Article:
As 2013 wakes us with a brisk and bracing start, some predictions for the year ahead are crystal clear.
Many Minnesotans will escape to Hawaii, but they'll also worry about invaders in our home waters. We'll need more health care, and the system will dramatically change. Job gains may slow, but those driving to work could pay more. A new Vikings stadium will start to rise up, and technology will infuse our lives even more, impossible as that seems.
We asked experts in the Twin Cities and beyond to peer ahead into the changes we face this year -- for better or for worse.
The name of the game in health care reform last year was uncertainty. This year, it's a mad scramble.
The federal Affordable Care Act survived a U.S. Supreme Court challenge and, by proxy, a presidential election. Now, the rush is on as employers, state legislators, doctors, hospitals and insurers scramble to meet a 2014 deadline when much of the law kicks in.
Minnesota lawmakers have three months to pass a bill laying out how a state-run insurance exchange will work. This new approach is designed to help individuals and small businesses buy more affordable options.
Meanwhile, it's a big year for businesses that don't provide insurance for their workers and are too big to shop on the exchange -- those with 50 or more full-time-equivalent workers. They must either offer an affordable plan or pay a fine and send workers to the exchange.
It's simple math. Millions more Americans will be seeking health care in the coming years, and there won't be enough primary care doctors to care for them. As a result, nurse practitioners and other health professionals are expected to step into the breach, providing more front-line care for routine and chronic health problems.
The trend has been growing for some time, but health reform is likely to speed it up. As clinics look for ways to control costs and handle more patients, many are using teams of nurses, physician assistants, coaches and others to help manage conditions like diabetes and depression, with doctors overseeing or handling the most complex cases.
This year, the Minnesota Legislature may decide if nurse practitioners should be able to practice even more independently. Doctors' groups oppose that, saying that oversight is necessary for patient safety.
Job growth crept in the right direction last year for all sectors except mining and logging. Minnesota added 55,200 jobs. But economists don't expect the same magic in 2013.
In fact, the threat of a fiscal cliff tax hike and the melting of holiday hiring are expected to blot away the thrill of Minnesota's November job gains, which hit a robust 10,800. (Retailers added 9,300 jobs during the month to produce the best hiring in 10 years.)
"The Minnesota labor market continues to make progress. [It has] recovered more than 100,000 jobs since September 2009," said Katie Clark Sieben, commissioner of the Minnesota Department of Employment and Economic Development.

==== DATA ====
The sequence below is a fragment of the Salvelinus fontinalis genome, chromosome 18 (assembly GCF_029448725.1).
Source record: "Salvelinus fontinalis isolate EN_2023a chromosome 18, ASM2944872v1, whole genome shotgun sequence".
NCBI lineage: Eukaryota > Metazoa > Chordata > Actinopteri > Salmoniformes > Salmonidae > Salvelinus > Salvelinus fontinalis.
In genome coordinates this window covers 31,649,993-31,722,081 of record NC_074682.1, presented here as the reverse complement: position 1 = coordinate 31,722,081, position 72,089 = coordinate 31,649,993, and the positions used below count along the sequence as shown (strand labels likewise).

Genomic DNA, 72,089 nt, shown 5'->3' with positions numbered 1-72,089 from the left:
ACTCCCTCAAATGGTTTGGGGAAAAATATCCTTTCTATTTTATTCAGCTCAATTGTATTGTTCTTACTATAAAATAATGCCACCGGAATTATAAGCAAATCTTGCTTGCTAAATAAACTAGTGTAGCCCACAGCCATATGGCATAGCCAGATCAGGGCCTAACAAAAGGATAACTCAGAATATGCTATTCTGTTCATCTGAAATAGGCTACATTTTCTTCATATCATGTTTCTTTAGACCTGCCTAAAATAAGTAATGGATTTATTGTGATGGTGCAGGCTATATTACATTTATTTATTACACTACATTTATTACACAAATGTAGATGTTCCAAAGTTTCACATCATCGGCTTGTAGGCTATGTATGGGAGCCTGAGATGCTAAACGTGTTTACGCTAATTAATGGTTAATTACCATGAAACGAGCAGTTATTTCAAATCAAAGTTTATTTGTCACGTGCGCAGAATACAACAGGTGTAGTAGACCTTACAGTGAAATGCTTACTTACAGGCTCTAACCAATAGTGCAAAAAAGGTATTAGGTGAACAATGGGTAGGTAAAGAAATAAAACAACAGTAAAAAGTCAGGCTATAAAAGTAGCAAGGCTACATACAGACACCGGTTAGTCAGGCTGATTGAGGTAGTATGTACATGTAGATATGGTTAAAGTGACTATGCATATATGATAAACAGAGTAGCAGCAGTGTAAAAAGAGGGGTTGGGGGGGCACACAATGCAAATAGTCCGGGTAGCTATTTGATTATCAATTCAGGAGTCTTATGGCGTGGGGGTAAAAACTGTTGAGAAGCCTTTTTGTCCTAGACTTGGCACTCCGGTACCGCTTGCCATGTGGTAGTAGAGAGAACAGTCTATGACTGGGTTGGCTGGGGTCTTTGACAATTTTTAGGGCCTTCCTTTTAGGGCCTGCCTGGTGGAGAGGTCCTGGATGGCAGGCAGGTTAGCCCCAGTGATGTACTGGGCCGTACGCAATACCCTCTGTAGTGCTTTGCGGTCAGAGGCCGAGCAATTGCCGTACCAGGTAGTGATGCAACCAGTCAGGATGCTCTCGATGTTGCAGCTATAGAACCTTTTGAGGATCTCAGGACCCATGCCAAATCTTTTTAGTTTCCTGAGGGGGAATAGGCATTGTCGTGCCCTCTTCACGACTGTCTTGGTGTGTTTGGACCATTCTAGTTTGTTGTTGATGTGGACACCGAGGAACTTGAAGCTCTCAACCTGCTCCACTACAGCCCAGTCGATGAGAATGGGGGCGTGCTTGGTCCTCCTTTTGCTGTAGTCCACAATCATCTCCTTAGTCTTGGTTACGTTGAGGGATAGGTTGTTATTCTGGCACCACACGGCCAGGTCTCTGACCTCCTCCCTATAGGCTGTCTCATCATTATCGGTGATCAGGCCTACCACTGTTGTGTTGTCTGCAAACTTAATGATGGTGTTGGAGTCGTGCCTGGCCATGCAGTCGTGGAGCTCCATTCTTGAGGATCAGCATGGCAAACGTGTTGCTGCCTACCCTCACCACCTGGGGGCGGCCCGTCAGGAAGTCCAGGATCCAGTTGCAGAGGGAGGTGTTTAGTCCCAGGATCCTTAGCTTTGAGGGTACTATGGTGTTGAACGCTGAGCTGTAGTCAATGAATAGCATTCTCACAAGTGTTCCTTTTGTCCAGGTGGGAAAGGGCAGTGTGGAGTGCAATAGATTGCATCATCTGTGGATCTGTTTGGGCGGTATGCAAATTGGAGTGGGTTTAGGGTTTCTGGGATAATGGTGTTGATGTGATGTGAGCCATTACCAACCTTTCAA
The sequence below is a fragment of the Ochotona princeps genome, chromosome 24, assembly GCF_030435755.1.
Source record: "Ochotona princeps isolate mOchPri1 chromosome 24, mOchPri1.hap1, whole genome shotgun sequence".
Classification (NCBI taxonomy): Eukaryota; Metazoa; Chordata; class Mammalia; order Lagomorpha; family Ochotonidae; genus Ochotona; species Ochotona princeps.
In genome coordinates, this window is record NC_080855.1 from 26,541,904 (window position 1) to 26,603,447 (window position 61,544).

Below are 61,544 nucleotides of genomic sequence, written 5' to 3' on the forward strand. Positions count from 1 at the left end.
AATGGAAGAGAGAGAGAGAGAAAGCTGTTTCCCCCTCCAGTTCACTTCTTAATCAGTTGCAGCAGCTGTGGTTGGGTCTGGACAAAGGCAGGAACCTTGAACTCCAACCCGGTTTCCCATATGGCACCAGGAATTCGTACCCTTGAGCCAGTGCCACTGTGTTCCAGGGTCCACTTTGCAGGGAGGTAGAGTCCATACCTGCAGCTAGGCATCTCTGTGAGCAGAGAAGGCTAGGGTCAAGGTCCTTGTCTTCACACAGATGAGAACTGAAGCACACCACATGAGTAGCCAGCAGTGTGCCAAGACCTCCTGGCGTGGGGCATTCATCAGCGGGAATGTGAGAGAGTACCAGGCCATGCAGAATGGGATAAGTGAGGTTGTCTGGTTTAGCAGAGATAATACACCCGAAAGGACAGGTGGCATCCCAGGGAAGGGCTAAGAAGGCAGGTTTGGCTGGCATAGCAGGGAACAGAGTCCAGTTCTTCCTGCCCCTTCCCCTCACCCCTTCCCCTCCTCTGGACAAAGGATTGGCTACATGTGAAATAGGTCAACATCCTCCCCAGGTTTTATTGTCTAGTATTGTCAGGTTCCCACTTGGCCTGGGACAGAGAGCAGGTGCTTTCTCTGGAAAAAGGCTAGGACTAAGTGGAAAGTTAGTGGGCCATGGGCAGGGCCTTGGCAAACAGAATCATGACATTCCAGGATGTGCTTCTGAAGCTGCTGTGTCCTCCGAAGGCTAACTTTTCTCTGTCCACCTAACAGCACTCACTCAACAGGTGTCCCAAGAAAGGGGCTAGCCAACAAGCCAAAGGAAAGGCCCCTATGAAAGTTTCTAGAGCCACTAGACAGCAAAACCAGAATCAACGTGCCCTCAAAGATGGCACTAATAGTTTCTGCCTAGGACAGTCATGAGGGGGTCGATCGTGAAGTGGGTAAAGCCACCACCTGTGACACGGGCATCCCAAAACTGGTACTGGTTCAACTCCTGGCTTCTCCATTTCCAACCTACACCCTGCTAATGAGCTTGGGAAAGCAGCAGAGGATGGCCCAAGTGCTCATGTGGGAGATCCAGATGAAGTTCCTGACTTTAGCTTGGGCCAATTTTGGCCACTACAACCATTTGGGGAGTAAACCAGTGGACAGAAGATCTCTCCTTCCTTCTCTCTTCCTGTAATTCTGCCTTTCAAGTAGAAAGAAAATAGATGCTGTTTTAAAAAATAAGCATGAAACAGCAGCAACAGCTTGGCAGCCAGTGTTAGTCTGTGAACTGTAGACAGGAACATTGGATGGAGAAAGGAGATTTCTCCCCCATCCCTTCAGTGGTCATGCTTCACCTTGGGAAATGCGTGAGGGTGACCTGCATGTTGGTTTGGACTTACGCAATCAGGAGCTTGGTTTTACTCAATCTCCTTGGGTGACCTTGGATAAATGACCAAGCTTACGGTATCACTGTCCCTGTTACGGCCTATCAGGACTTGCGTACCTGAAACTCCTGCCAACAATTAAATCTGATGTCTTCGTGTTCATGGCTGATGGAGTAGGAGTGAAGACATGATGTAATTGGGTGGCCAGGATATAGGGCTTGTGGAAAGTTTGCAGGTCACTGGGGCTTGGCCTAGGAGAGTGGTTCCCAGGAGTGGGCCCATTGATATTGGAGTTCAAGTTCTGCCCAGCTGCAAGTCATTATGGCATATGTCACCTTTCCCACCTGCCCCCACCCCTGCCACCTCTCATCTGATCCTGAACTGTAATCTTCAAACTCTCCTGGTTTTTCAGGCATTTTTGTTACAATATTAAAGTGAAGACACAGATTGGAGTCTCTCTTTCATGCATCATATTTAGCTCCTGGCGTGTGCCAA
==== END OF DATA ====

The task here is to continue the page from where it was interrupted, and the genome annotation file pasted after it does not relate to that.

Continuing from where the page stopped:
But don't expect it to last. "It would not be surprising if that 10,000- to 11,000-job growth we've seen in two of the last three months softens a bit," said Steve Hine, director of Minnesota's Labor Market Information Office.
As it does every year, the temporary boost in holiday retail jobs will fade early in the new year. The usually robust temporary and business services job sector already dropped in Minnesota by 1,900 positions in November. And manufacturers feared that the fiscal cliff could steal jobs from factories in 2013.
Motorists still grumble about getting on the so-called freeway and needing to pay to drive in a faster lane.
But the Twin Cities electronic toll system called MnPASS shows clear signs of gaining social acceptance. The best benchmark is Interstate 35W between Burnsville and downtown Minneapolis, which opened MnPASS lanes in late 2010.
MnPASS use increased by 30 percent from 2011 to 2012 on that segment and on a much smaller stretch opened more recently. That's 2,421 new drivers.
Brian Kary, freeway operations engineer for the Minnesota Department of Transportation, predicts that trend will continue in 2013 as more drivers accept electronic tolls. "People are catching on more to the idea, realizing that we can't build our way out of congestion, we've got to look at other options."
By most measures, 2012 was a turnaround year for the housing market in the Twin Cities and beyond, with home sales up double-digits compared with the previous year. Experts say that 2013 will be a continuation of that trend, though increases in sales and prices might not be as large simply because those numbers will be compared with 2012 -- a year of relativestrength.
Ron Peltier, chairman and CEO of HomeServices of America, the nation's second-largest real estate holding company, said he expects price increases in the 7 to 9 percent range and a 15 percent increase in sales. Those predictions are ahead of the national average.
"We're coming off unbelievable lows of 2011," Peltier said. "We're trying to make up for lost time."
This could be the year that Minnesotans decide whether to embrace a new and bitterly contested kind of mining in the wildest and most scenic corner of the state.
PolyMet Mining's open pit copper and precious metals mine near Hoyt Lakes in northeastern Minnesota is expected to come up for environmental review in the summer, a key turning point in a project that has been in the works for nearly a decade.
The review, which outlines how the project would meet state and federal standards to protect air and, more critically, water, will be opened to the public for debate.
Such hard-rock mines have brought environmental troubles. When exposed to air and water, the ore-bearing rock can leach sulfuric acid and heavy metals into ground and surface water, poisoning wildlife. PolyMet's mine would drain into the St. Louis River and eventually Lake Superior.